WACHS: Getting accustomed to what we’re accustomed to


From time to time, I’ve been called a weenie, a wimp, even a softie.

And from time to time, I’ve agreed with that assessment.

Sometimes, that charge and my agreement came at the end of a long day of, say, cutting, splitting and stacking firewood when I quit while other folks kept doing their Energizer bunny impression. It didn’t matter that I was 20 years older than everyone; the crime was that I was the first to quit.

Same thing for getting up hay in square bales. I’ve been retired from that for some time, and don’t miss it.

When those accusations arise, I find I’ve become my father, telling those smart-aleck 40-year-olds what he used to say to me: “Just wait; you’ll understand one day.”

He was right.

I do.

And so will they... one day.

And while my other two parents — Mother Nature and Father Time — have left me with lousy shoulders, knees and hips, I find lately there’s another part of life where the “softie” description fits.

Granted, the physical part is a big part. As a younger man, I was somewhat strong. I had pretty decent biceps from splitting wood by hand and tossing hay and lifting chicken legs and ham biscuits to my lips. Then arthritis and several surgeries set in, and a different song started playing. Today, I can only turn the pages of books showing pictures of young men splitting wood by hand and tossing hay; I can still, however, pick up a chicken leg or biscuit.

That other part of life I’ve begun to notice concerns temperature — not mine but the weather’s. I don’t do 90 degrees well at all. Period. And the funny thing — not funny “ha ha” but funny as in funny “interesting” — is that just like the wood splitting, at one time it never bothered me.

The last few days, with their 90+ degrees and 411 percent humidity, are a good example. During those and similar ones, I’ve begun to wonder why it’s a shortcoming, and I think I’ve found a couple of reasons. Maybe you can identify with them if you have similar issues.

One is that I’m just getting older and have earned the right to fuss. One day, I was conversing with my brother and realized I was airing a long list of complaints. As I started hearing myself, I commented, “My soul; I’m turning into a grouchy old man,” to which he said, “What do you mean, turning?”

I immediately took him off my Christmas card list and struck him with my chicken leg and biscuit.

Another reason is because there’s more of me to cool than there once was. A 44-inch spare tire around the middle requires more cool air than a 36. The distance between those two isn’t just eight inches but also 40 years.

But the biggest reason of all goes back farther than those 40 years. While I’m grateful to Mr. Carrier for his air-cooling machine, we’ve gotten so used to air conditioning that without it, many of us are a bunch of whining, grouchy folks getting older and working on a spare tire or already sporting one.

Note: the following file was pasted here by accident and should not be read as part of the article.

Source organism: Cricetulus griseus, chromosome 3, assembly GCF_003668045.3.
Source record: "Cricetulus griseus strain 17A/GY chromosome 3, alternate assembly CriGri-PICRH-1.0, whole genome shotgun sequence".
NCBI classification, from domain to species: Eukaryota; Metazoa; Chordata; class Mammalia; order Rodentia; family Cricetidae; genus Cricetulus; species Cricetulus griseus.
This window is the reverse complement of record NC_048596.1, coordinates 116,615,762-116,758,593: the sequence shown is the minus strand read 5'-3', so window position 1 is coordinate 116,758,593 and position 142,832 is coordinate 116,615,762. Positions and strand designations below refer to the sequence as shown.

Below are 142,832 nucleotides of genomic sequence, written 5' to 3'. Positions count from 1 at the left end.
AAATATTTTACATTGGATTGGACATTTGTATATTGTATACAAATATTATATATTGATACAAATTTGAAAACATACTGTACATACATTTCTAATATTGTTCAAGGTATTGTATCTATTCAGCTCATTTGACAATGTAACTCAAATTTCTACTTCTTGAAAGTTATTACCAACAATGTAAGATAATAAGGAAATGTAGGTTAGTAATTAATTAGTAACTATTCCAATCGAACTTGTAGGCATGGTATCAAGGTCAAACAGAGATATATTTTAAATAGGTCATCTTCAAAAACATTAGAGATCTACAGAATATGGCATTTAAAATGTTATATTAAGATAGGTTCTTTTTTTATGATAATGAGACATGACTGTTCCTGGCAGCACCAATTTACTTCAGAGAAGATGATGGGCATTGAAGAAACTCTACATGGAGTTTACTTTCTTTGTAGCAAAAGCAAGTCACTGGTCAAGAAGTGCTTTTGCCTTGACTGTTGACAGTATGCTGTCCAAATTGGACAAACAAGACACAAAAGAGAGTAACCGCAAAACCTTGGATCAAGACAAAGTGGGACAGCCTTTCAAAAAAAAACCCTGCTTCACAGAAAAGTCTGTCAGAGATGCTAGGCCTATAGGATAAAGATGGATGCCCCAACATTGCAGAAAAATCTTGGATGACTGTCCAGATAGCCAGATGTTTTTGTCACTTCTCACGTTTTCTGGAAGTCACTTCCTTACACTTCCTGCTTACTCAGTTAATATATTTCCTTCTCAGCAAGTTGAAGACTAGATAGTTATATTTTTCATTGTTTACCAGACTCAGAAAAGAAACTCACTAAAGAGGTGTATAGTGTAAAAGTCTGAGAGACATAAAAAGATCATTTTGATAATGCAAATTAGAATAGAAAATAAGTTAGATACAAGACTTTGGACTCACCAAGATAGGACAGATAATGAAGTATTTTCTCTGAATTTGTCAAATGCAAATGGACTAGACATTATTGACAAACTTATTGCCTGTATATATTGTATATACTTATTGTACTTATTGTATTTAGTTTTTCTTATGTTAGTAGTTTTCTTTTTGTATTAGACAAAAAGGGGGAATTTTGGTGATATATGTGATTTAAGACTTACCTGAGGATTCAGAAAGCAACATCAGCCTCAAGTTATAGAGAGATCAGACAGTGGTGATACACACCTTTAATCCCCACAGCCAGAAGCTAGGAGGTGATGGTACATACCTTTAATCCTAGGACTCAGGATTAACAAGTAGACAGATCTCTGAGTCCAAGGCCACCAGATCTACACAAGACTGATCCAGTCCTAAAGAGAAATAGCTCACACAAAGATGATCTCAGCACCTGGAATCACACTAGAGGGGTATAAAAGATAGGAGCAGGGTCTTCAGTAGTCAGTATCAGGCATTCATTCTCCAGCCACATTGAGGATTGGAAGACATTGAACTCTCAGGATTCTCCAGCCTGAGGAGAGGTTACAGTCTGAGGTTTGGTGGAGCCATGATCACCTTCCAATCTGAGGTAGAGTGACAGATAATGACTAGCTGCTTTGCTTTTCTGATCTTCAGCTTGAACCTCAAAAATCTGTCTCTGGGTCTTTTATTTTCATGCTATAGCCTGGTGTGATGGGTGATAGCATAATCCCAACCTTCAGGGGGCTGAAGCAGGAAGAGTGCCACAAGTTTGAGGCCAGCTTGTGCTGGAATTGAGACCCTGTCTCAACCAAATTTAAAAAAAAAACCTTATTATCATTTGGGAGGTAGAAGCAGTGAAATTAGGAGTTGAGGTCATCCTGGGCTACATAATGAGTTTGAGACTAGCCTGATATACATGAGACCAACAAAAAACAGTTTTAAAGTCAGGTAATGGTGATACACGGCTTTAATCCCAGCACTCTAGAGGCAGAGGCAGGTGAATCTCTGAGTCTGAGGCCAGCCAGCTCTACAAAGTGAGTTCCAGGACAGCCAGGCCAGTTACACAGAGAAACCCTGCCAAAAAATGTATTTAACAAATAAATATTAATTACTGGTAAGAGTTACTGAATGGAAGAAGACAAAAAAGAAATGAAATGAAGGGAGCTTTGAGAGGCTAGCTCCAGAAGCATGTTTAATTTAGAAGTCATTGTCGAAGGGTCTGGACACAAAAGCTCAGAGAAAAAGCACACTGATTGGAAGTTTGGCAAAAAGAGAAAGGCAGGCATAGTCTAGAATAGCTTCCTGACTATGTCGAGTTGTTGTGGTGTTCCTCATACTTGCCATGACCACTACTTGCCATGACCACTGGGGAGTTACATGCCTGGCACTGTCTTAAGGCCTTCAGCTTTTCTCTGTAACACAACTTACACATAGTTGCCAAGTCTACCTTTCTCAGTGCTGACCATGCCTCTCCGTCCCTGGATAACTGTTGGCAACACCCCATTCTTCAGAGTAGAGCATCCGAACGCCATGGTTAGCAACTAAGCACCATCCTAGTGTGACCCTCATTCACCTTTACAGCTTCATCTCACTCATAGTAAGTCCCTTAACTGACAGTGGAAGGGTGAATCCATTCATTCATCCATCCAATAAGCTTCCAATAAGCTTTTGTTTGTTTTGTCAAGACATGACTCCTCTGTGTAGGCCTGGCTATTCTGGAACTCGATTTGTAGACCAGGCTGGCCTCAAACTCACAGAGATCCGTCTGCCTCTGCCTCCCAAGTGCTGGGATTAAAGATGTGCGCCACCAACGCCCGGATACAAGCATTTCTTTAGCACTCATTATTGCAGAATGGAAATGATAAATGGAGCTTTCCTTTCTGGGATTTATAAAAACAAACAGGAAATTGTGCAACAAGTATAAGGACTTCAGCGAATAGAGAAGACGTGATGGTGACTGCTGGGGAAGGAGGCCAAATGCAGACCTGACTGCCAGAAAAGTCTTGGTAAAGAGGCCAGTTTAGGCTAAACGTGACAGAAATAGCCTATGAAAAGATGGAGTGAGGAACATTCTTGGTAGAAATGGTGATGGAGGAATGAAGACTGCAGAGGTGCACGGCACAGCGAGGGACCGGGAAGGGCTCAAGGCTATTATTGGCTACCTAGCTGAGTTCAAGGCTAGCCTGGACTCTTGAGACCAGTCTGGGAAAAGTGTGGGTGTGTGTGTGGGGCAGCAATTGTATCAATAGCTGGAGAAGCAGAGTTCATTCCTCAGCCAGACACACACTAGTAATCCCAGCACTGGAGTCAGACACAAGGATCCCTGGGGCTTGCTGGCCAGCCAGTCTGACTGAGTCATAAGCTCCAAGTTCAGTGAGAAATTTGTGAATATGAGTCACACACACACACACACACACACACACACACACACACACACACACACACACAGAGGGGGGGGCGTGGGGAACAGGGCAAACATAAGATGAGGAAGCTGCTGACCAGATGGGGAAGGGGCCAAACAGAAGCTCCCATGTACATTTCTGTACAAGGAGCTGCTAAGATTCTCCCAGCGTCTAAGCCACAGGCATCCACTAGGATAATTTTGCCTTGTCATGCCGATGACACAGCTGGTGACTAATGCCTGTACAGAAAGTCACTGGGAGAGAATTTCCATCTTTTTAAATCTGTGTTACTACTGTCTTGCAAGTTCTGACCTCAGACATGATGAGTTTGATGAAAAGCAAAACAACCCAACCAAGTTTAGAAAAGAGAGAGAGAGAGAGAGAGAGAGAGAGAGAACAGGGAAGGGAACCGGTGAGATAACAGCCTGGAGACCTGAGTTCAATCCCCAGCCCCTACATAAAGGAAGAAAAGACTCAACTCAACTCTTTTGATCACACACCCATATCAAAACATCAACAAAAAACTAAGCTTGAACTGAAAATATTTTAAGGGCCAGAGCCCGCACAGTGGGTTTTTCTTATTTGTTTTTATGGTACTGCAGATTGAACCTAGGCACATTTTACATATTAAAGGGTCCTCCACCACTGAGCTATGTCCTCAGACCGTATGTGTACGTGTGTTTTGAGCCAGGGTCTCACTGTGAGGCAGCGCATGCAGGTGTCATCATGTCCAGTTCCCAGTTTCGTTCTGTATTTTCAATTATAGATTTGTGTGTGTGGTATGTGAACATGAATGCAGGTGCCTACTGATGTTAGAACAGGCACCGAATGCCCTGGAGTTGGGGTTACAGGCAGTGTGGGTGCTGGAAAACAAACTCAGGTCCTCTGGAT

As youngsters, we went for years without an air conditioner in our house or vehicle. Today’s generation may find it difficult to believe, but once, air conditioners were an option — as in “costing more money” — on new cars. If you chose not to add A/C to your ride, you could fall back on the old standard “4-50” air conditioner: Four windows down at 50 miles an hour.

And as for houses, ours or anybody’s – you kept cool by throwing open all windows, preferably those with screens, and maybe having a big ol’ box fan in one window blowing air through the house if you had a long hall. One day, my dad got a bonus in his paycheck and went out and bought another box fan, which he installed in my room at the other end of the hall. From there, it made a breeze throughout the house that was cool enough at night to make a difference.

Later, he evidently got another bonus and bought a 20,000-ton air conditioner I helped him install in a window on the front of our house. It was a good thing that day that I had developed some arm muscles. Later, he found a smaller used one and put it in my bedroom window where the fan had been. That was the end of sleeping with the windows open, except for the brief periods of spring and fall when it just felt good to do so.

When we started shutting up the house so, as my father said, we weren’t “cooling the whole world,” several things happened. One is that I started sleeping through the night without sweating. Two, by shutting the window, I could no longer hear the bullfrogs on Wallace Farrell’s pond.

But mostly, and I think this may be a big part of the overall problem, I started turning into the softie I am today.

While I miss hearing the frogs, I think I’ll stick with the A/C.

Funny (interesting) what we get used to, isn’t it? The life lesson here, I think, is to be careful what you start to get used to; it may stick around for a long time.

Bob Wachs is a native of Chatham County and emeritus editor at Chatham News & Record. He serves as pastor of Bear Creek Baptist Church.